For parents seeking care for their child or children while they are working, there are quite a few choices available. The two most popular options are choosing a daycare center to send the child to, or hiring a nanny or babysitter to care for the child at home. Both options have advantages and disadvantages that the parent will have to consider before making a choice.

Advantages of Choosing a Nanny or Babysitter

  • The child is able to remain in their own home for much of the day, or if they are school age, leave from and come home during the day. There is the added benefit of having one caregiver.
  • Flexibility: An in-home provider offers much more flexibility than a childcare center with a set schedule. Whether the nanny lives with the family or drives to their home, an arrangement that meets the needs of the family can be arranged based on the parent’s schedule.
  • Additional Assistance: Some nannies may be willing to do extra cleaning, run errands, or take children to extracurricular activities.
  • In choosing the right nanny, there is the potential for a long term caregiver as the children grow up.
  • Nowadays, there are many nanny services that will post resumes, provide references, do background checks, and set up salary and tax paperwork for you.

Disadvantages of Choosing a Nanny or Babysitter

  • Expense: The cost of a nanny or babysitter is variable, but the average hourly wage runs from $8 to $20 per hour.
  • If you are not using a service, you will be responsible for checking references, background checks, handling paperwork, drawing up an employment agreement or contract, etc.
  • If the nanny becomes ill, or has to take personal time off, you will be left without a caregiver.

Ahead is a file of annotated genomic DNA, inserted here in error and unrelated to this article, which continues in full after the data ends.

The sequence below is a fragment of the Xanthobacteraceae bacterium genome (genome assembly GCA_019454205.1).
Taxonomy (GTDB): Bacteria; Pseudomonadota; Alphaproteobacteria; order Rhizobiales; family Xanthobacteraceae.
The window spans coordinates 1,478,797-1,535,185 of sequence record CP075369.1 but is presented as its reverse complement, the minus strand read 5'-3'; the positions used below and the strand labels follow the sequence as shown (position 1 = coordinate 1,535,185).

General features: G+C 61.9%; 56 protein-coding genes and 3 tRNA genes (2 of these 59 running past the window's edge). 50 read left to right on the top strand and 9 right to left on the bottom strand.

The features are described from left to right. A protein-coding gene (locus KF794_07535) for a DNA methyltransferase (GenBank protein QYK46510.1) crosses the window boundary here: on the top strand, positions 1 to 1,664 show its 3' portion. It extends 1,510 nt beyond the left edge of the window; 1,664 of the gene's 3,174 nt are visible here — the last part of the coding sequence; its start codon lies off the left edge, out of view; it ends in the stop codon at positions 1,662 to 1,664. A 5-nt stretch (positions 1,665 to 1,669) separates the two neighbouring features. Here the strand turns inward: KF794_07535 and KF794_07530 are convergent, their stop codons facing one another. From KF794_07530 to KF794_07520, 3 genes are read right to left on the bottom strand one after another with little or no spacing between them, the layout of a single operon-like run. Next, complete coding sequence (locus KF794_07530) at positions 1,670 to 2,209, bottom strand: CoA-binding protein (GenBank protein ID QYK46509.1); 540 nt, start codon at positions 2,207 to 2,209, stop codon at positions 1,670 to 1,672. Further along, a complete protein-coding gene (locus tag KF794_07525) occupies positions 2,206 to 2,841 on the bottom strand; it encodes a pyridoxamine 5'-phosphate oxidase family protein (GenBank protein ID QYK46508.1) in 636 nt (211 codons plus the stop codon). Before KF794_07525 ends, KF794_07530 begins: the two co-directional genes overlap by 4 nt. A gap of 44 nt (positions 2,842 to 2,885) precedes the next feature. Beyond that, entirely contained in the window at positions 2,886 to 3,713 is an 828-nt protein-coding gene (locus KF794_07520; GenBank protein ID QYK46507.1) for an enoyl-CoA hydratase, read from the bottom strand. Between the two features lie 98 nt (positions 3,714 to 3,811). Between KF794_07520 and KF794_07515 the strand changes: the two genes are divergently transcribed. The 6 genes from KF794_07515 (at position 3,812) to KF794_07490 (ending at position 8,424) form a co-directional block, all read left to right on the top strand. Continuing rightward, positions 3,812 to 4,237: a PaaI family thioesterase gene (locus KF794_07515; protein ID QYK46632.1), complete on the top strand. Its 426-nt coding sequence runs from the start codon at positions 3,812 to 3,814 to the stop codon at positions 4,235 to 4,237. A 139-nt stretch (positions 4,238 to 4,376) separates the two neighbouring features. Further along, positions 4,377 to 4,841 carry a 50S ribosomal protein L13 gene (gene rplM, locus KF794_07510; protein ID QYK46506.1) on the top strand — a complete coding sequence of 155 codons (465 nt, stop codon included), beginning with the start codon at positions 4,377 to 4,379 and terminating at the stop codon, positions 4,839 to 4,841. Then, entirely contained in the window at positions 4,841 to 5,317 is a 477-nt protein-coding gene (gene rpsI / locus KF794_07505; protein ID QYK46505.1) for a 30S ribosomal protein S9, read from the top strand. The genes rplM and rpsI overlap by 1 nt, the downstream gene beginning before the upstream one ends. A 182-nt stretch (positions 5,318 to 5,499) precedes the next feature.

• Unless your child is enrolled in activities outside the home, or attends preschool, there will not be as many opportunities for social interaction and early learning.

Advantages of Choosing a Daycare Center

  • Your child will have opportunities for social skills development and early education even as an infant, and will continue to learn as they grow up.
  • Childcare center staff must have background checks, training, and education to work in a center. Centers are regulated by state laws and monitored by state agencies.
  • Financial assistance may be available to offset costs.
  • Most information regarding specific centers can be found online, including websites for the centers, as well as violations, ratings and reviews.
  • Convenience: Many centers offer hot lunch programs, transportation for school age kids, field trips during the summer, and extra classes or tutoring.

Disadvantages of Choosing a Daycare Center

  • Expense: Childcare can run anywhere from $5,000 to $16,000 annually, depending on the state you live in.
  • Lack of one on one care. Your child will be with a group of children and possibly several different caregivers during the day, depending on scheduling.
  • Lack of flexibility. Childcare centers are open for a set period of time on certain days of the week. Some are even closed around holidays. This does not always work for parents with a variable schedule, late meetings, and weekend work.
  • Illness: Even the cleanest childcare center cannot prevent all illnesses from spreading, so your child may catch viruses or other illnesses from the other children. Also, sick children cannot attend daycare, so this may cause the parent to have to miss work.

Both of these options are viable choices for working parents, depending on their specific needs and desires for their child. Finding the right kind of childcare is possible with a little bit of time and some careful research.